Message: 8939 - Contents - Hide Contents Date: Sun, 04 Jan 2004 02:45:22 Subject: Re: non-1200: Tenney/heursitic meantone temperament From: Paul Erlich --- In tuning-math@xxxxxxxxxxx.xxxx Carl Lumma <ekin@l...> wrote:>>>>> Gene and you had an exchange. Gene suggested what I was >>>>> thinking, you said that each band represented only a >>>>> denominator, not a comma. >>>>> Or are you talking about something else? >>>>>>>> Yes, a later pair of graphs. >>>>>> D'oh! Link? (I even went to tuning-math to find it myself, but >>> this thread is not connected to anything). >> >> Yahoo groups: /tuning-math/files/Paul/com5monz... * [with cont.] >> >> and >> >> Yahoo groups: /tuning-math/files/Paul/com5rat.gif * [with cont.] >> These are the graphs I thought Gene replied about -- do they look > very similar to those? Pretty similar.>>>>>> No need to specify a consonance limit? -- wow that's hot. >>>>>>>>>> How do you mean? Isn't this implicit in the dimensionality of >>>>> the Tenney lattice you're using? >>>>>>>> No, no consonance limit (aka odd-limit) is implicity in the >>>> dimensionality of the Tenney lattice you're using -- and even the >>>> latter, aka prime-limit, doesn't need to be specified -- for >>>> example the results for the pythagorean comma will be valid in >>>> both lower and higher prime limits. >>>>>> I must not be tracking you -- the pythagorean comma is of course >>> a 3-limit comma. >>> I don't see anything new in any of this, I'm afraid. > > Let's back up. We're talking about the badness of commas? >Typically > that's been a function of their size in centsNo, not really. Rather, it's the error they induce when tempered out. I seem to have figured out a simple formula to get this when the tempering is Tenney-weighted-minimax optimal over ALL intervals. And a simple way to do such tempering.> and the number of notes > you can be expected to search to find them (which depends on their > distance on the lattice and the dimensionality of the lattice).I'm just looking at distance on the lattice, and dimensionality is irrelevant -- it can be assumed to be infinite.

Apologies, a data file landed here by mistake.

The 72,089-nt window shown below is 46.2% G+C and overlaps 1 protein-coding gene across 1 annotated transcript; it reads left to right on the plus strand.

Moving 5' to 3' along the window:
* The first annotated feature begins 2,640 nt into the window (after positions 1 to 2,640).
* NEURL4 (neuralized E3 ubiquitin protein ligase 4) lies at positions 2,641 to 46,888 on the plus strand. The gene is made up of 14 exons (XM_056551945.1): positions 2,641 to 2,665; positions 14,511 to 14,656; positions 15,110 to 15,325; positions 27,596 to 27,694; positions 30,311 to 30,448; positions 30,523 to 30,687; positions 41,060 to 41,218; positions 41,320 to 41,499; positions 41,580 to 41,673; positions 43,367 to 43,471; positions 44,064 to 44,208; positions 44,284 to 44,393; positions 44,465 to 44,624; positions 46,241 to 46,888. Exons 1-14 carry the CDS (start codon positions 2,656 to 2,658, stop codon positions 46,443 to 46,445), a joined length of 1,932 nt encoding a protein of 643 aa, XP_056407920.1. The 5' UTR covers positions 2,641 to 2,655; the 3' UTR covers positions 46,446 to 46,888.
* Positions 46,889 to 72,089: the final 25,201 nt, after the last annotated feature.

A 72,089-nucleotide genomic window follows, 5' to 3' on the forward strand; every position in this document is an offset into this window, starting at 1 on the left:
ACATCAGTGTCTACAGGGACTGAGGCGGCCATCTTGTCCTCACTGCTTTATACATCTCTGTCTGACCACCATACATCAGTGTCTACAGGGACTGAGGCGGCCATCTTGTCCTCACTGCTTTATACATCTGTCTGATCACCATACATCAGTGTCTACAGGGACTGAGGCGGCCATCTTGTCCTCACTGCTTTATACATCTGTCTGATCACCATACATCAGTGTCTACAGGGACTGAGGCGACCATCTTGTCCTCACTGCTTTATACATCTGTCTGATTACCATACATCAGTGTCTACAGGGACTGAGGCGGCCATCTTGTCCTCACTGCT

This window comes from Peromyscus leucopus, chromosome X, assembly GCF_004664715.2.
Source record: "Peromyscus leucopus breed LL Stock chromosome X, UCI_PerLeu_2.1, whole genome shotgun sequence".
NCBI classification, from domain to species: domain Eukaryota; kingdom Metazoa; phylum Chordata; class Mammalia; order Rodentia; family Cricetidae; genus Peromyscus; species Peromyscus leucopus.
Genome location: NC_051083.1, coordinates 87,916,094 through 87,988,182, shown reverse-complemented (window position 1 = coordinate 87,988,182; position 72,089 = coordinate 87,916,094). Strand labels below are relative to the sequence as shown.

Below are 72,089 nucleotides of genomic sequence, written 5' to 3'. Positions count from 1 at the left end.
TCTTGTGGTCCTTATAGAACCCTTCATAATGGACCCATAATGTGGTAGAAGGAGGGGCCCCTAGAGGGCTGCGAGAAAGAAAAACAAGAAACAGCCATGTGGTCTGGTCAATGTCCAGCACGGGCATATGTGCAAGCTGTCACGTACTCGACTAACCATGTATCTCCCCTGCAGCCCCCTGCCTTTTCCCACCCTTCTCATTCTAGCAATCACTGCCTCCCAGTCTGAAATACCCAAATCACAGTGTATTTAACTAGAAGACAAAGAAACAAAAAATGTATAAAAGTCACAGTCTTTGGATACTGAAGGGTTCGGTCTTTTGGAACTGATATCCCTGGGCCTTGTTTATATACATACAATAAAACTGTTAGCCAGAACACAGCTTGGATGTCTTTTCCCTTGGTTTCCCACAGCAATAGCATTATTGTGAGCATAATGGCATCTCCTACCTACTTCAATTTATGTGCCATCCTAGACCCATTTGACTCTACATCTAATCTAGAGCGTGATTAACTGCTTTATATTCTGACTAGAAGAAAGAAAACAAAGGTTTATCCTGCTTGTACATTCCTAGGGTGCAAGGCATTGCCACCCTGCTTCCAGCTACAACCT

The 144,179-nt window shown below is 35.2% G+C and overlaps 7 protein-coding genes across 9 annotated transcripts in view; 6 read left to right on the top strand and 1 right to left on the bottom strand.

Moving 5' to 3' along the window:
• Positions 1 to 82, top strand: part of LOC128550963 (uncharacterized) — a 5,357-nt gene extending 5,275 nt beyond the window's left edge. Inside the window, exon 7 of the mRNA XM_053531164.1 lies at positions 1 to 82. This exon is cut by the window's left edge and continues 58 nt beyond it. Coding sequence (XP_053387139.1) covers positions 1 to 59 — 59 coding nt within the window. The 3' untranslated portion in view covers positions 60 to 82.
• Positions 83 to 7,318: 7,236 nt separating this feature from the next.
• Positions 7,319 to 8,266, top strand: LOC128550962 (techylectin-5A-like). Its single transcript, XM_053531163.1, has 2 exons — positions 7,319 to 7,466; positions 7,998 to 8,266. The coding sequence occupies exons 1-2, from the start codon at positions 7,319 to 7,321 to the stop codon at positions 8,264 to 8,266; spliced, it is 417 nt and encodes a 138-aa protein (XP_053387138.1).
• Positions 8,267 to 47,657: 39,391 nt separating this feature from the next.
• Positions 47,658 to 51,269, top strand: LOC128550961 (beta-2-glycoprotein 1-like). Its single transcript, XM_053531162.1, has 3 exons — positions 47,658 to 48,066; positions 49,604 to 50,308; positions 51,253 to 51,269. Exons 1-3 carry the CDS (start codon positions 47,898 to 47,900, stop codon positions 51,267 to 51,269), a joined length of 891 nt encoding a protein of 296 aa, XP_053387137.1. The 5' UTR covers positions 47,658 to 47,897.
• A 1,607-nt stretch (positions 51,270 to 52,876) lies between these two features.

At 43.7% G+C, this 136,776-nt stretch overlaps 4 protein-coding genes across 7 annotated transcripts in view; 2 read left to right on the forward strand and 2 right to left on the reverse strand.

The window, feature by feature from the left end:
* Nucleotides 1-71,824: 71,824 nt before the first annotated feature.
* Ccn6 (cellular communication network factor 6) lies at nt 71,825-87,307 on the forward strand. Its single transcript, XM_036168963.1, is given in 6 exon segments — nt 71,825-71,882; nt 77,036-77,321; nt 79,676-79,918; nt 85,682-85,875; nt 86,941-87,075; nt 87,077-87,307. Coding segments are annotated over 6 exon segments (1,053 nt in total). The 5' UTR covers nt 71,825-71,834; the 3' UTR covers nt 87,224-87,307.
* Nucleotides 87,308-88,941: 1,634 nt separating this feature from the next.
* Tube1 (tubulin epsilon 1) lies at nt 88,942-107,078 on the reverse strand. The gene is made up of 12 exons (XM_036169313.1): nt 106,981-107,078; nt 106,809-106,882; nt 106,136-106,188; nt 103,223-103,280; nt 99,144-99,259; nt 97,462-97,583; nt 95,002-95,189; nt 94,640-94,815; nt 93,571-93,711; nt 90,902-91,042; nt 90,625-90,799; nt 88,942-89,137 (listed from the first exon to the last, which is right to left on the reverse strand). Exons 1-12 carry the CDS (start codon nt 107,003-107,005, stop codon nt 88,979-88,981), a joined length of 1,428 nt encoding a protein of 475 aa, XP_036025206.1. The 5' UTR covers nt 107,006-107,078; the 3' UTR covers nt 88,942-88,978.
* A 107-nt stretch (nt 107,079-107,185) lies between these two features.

Message: 8940 - Contents - Hide Contents Date: Sun, 04 Jan 2004 04:31:17 Subject: Re: non-1200: Tenney/heursitic meantone temperament From: Gene Ward Smith --- In tuning-math@xxxxxxxxxxx.xxxx "Paul Erlich" <perlich@a...> wrote: Thinking about a few of these example spacially should> help you see that the weighted error can never exceed > > cents(81/80)/log2(81*80) = 1.70 > > for ANY interval.The light dawns. Neat!

Message: 8941 - Contents - Hide Contents Date: Sun, 04 Jan 2004 01:18:00 Subject: Re: non-1200: Tenney/heursitic meantone temperament From: Carl Lumma>No, not really. Rather, it's the error they induce when tempered out. >I seem to have figured out a simple formula to get this when the >tempering is Tenney-weighted-minimax optimal over ALL intervals. And >a simple way to do such tempering.What is that formula a way? Sorry, can we start at the top? It seems like your earlier message was either written in a white heat or addressed to someone who knows things I don't. -Carl